A group of firefighters in Oklahoma battling the stateâ€™s wildfires is a collection flying firefighters put together by the Bureau of Indian Affairs.
They are staged at several locations around the state. One of those locations is Davis Field in Muskogee. News on 6 reporter Rick Wells went to Muskogee to find out more about how they can help.
Weâ€™ve seen pictures of firefighting aircraft attacking some of our recent wild fires. They're here from the Bureau of Indian Affairs.
Vern Northrup is with the BIA, he's an aviation operations specialist. His job to coordinate the use of these single engine tankers. They look like crop dusters. "That's exactly what they are. They are modified to work for us." They are fast and nimble and can fly into and out of places where perhaps the bigger tankers can't. "We're just another tool in the tool box."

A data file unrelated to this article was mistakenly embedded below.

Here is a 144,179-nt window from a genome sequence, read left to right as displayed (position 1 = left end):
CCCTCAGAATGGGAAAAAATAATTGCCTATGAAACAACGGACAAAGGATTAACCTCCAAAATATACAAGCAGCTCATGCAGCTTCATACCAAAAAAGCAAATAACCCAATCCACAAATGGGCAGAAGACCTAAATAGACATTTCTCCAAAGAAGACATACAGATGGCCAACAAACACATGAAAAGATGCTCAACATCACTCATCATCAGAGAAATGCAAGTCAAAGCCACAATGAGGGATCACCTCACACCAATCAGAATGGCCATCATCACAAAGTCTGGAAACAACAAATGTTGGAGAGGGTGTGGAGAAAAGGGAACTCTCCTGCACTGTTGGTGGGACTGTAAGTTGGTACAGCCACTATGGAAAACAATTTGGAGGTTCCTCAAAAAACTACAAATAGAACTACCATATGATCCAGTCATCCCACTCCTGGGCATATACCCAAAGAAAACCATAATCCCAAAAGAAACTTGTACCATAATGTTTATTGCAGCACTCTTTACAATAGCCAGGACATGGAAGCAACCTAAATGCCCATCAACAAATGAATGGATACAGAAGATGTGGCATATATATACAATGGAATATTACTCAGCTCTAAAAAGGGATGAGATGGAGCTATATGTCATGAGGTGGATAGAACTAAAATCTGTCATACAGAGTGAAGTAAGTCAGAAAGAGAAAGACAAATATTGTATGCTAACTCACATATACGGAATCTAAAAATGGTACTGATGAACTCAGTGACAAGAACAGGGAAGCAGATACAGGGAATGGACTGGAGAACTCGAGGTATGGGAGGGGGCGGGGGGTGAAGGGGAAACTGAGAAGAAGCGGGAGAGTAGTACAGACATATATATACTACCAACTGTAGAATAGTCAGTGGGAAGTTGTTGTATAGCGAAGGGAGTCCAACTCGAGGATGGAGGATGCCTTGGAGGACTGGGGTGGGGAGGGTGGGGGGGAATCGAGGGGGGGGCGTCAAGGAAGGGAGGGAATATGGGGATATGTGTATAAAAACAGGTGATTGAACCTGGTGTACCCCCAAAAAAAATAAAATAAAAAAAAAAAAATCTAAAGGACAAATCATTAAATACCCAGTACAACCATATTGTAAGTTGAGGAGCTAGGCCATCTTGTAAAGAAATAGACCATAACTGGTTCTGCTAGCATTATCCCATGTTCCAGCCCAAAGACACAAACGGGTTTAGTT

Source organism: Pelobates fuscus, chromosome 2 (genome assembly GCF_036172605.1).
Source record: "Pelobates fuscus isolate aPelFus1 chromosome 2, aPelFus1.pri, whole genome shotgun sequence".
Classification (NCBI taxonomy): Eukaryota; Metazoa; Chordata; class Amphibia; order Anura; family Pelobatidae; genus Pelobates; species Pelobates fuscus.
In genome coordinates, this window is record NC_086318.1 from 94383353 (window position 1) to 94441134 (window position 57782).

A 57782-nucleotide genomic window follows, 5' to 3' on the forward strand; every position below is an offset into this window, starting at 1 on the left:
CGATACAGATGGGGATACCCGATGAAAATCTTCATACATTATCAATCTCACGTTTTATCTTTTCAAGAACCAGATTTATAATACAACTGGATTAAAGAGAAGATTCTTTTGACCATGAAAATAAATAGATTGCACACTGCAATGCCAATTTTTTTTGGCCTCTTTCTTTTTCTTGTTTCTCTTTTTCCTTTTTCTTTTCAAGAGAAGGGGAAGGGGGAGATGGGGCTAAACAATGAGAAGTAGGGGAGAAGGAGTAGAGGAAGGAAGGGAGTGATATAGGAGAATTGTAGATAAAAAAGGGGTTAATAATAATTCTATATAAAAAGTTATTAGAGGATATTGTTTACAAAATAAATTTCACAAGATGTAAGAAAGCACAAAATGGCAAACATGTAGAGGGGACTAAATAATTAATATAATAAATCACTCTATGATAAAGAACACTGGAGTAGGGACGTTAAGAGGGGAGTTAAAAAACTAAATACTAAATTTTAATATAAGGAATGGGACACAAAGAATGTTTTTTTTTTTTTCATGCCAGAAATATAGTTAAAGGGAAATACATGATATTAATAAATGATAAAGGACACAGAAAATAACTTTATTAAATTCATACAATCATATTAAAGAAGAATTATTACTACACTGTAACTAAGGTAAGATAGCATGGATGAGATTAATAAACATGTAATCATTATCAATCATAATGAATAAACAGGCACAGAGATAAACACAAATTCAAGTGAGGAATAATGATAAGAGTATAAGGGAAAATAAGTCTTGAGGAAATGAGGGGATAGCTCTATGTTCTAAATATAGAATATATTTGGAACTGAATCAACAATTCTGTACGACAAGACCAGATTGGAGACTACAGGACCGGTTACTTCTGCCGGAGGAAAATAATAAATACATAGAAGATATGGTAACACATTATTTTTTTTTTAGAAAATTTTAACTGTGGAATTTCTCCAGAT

There are six of these planes in the state; these two are at Davis Field in Muskogee. There are two more in Bartlesville.
They can carry up to 800 gallons of fire retardant chemicals or just plain water. Thermo-gel one of the chemicals they use, it sticks to whatever they spray it on and knocks the intensity out of the fire.
Bill Taylor from Boise, Idaho is one of the pilots; he says they are here to help. "We try to make the guys on the ground's job easier and safer." Sometimes he says, smoke or terrain prevents them from seeing or attacking the head of the fire so they use what theyâ€™re carrying to steer the fire. "What you have to do is start working on a flank until you can take the smoke out of it, kind of herd the head around."
He's fought fires from the air for the last 7 years, loves it because it's important.
I think it's safe to say we're glad these guys are here.
The group has been busy since it arrived December 28th, and they say they'll stay as long as they are needed.